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Project value management for differing stakeholders

Patrick Weaver
November 27, 2012

The only purpose of undertaking a project, a program or any other business activity is to create value. If the activity destroys value, you are better off doing nothing.

The key question though is what represents value and who benefits from its creation? Some projects generate significant intangible benefits such as reduced risk, enhanced prestige or, in the case of regulatory requirements, the simple ability to keep trading; others are focused on generating a positive financial return, most generate a combination of financial and intangible returns. These outcomes are rarely constrained by either time or cost, although both can be a factor. So who decides what is valuable?

The simple answer is the realisation of any value proposition is ‘in the eye of the stakeholder’ and effective benefits management requires a clear understanding of what is valuable to the organisation and to its various stakeholders. The answer is not simple and requires balancing competing stakeholder objectives and competing timeframes.

Benefits realisation and value creation are directly linked to organisational governance, the Organisation for Economic Co-operation and Development, in the OECD Principles of Corporate Governance 2004, defines governance as: “involving a set of relationships between a company’s management, its board, its shareholders and other stakeholders. Corporate governance also provides the structure through which the objectives of the company are set, and the means of attaining those objectives and monitoring performance are determined.”

Sir Adrian Cadbury summarised the aim of governance as: “to align as nearly as possible the interests of individuals, organisations and society.”

Within this framework, ‘value’ has a wide range of definitions and because the value proposition is ‘in the eye of the stakeholder’ different stakeholders will value different aspects of the same project. Effective value management requires an understanding of what is valuable to the organisation and its key stakeholders and then managing the overall ‘value chain’ to successfully deliver the best combination of these different values.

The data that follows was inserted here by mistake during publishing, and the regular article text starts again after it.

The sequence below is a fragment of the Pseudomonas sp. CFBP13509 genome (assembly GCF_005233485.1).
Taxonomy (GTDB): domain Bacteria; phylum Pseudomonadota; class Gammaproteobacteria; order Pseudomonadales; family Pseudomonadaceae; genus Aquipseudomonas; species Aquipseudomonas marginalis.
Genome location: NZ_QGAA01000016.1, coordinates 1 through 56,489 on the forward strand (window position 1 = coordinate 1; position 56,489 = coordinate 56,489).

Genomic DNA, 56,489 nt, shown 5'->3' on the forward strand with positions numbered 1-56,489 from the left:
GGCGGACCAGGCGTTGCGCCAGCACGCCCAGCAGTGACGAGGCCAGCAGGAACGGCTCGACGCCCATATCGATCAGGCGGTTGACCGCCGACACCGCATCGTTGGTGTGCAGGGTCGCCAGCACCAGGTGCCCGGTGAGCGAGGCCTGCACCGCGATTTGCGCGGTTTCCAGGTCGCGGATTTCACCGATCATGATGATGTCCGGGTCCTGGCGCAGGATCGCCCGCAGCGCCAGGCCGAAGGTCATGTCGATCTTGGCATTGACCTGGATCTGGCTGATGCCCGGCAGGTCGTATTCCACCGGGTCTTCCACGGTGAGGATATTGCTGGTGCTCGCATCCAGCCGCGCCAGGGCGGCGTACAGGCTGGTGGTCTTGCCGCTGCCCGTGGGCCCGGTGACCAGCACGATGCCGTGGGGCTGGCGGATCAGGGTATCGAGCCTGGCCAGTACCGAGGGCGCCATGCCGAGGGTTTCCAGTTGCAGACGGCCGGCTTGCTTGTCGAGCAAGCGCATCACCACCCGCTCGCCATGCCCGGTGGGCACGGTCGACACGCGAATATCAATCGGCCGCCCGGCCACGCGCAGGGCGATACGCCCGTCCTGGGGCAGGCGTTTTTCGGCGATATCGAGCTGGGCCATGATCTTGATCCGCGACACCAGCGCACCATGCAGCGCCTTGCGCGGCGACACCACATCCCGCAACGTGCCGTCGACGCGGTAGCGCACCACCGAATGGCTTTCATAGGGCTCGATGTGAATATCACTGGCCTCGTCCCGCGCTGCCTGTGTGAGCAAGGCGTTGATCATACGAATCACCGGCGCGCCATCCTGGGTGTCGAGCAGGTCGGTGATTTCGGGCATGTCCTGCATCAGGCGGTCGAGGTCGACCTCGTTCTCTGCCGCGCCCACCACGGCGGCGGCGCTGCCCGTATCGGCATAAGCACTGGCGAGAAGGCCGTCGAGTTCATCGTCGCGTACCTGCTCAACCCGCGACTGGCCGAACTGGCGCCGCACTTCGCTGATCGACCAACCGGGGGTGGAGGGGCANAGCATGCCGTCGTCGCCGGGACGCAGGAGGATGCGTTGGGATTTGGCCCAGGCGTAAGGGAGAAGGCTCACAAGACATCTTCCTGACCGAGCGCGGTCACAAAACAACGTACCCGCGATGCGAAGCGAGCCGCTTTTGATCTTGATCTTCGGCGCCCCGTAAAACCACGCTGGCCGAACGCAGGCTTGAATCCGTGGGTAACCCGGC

Generating sustainable value for an organisation’s stakeholders firstly requires the right projects to be done for the right reasons; and yes, they also need to be done right! Then the organisational change management processes need to ensure the deliverables are used in the right way to create the intended benefits and generate the expected value over a sustained period. Doing the wrong projects right helps no one, neither does doing the right project right but never using the outputs.

Project value management for different stakeholders - Pat Weaver, Mosaic Projects

The management requirements to achieve these objectives are:

  1. Value focused strategic plan linked to a sensible portfolio management process.
  2. A practical ‘project/value delivery capability’.
  3. An effective organisational change management process.

However, the challenge at all stages of the value chain from the strategic planning phase through to realising the benefits from a specific project or program is knowing who is important at this point in time and what constitutes ‘value’ from their perspective; value may be ‘in the eye of the stakeholder’ but you need to be sure you are listening to the right stakeholders and balancing their competing requirements effectively.

You need to take the time to understand which stakeholders really matter and discovering what is really important to them. From this basis, a realistic and achievable benefits management plan can be crafted and monitored that focus on the real benefits.

Unfortunately far too many ‘benefits realisation plans’ focus on easy-to-measure irrelevancies! For example, a hospital project to move patient records from printed forms to an interactive iPad application may save 500 reams of printing paper a year (or even a month) but this is an irrelevant consequence of the program; the benefits that matter are reduced treatment errors from making real-time information available to all of the medical staff involved in a patients care and as a consequence, better care of the patient leading to better treatment outcomes.

It is only by taking the time to understand what benefits really matter, which in turn requires an understanding of who really matters, that you achieve an effective benefits realisation management regime. The alternative is to simply add another layer of unnecessary bureaucracy onto the organisation. And as the diagram above highlights, this is an organisational challenge, not a project or event a program management challenge.

Patrick Weaver
Patrick Weaver is the managing director of Mosaic Project Services and the business manager of Stakeholder Management Pty Ltd. He has been a member of both PMI and AIPM since 1986 and is a member of the Asia Pacific Forum of the Chartered Institute of Building. In addition to his work on ISO 21500, he has contributed to a range of standards developments with PMI, CIOB and AIPM.
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